However, beginning in May, 2021, the delicate balance of “not too much and not too little” appears to have started cracking – as evidenced by the rapid and dramatic increase in the ON RRP program. The current Fed balance sheet is $9T, however, the ONRRP balance is $2.3T- meaning that instead of banks directly purchasing UST’s from the open market – they purchase/borrow them overnight (repeatedly, day after day) from the Fed.

    If I am reading this “signal” correctly, the US banks were willing to purchase the last $2.3T of UST’s that the Fed purchased- had the Fed not stepped in front of the US banks. However, since the Fed was a little bit “too piggy” with buying too many UST’s; the Fed is compensating, by offering to lend (for a negligible fee) to the US banks.
    Being forced to somehow come up with another $2.3T in UST’s, US banks decided that for a nominal overnight fee, they could have maximum flexibility by borrowing the needed UST’s.
    However, now that the overnight fees are increasing, it seems that US banks will try to, as soon as possible, optimize the point in time (when banks think UST’s have bottomed?) when they collectively switch from borrowing the $2.3T in UST’s ( and stop paying interest expense) to purchasing the UST’s outright (and start earning interest income).
    What happens when the US banks stop borrowing via ONRRP and purchase those UST’s instead? Will this be a non-event or chaotic?

  5. It’s overly simplistic, if not a tad bitter and juvenile to pin 100% of the blame / responsibility on Powell and FOMC…I, though, will never forget Chair Plain English’s semi recent testimony to Congress where he incriminated himself and committee by acknowledging that they realized inflation was more ingrained than transitory in August 2021, yet they took no action until early 2022…not good at all imho…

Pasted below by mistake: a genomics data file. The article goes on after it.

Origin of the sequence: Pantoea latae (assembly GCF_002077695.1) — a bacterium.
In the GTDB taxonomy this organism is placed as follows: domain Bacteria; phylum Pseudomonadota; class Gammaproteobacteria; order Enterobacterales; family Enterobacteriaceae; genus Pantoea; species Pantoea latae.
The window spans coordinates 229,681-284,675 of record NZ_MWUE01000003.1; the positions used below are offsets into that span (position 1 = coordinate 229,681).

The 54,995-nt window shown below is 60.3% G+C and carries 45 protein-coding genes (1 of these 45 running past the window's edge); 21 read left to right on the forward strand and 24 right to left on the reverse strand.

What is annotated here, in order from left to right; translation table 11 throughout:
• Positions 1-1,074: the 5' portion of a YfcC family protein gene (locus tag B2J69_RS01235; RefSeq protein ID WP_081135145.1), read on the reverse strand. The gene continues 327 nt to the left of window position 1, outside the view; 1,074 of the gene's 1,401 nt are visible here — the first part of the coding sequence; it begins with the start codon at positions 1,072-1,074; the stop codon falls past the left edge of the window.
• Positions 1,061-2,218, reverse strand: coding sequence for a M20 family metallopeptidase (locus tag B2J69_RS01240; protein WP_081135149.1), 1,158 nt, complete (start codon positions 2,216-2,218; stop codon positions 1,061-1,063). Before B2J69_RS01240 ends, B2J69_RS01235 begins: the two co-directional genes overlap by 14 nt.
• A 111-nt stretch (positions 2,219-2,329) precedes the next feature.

6. This is the rambling of an old mind, so don’t kick me too hard. With all the talk about inflation, I’ve spent too much time thinking about it. If the price of milk goes up it’s inflation, at least in simple dictionary terms. We all know that doesn’t mean inflation across an economy. This leads me to think that inflation in a global sense is a reflection of an economy’s underfunding of societal costs. By example, I propose that our current high inflation from a big picture and longer time frame is the underfunding of infrastructure, addressing global warming, and the unequal distribution of wealth all exacerbated by a pandemic. In other words we haven’t been paying the full price for what we’ve been taking and eventually the bill comes due. We can tamp it done in the short run (probably years) but in the long run (decades) we can’t escape paying the full price.

NEWSROOM crewneck & prints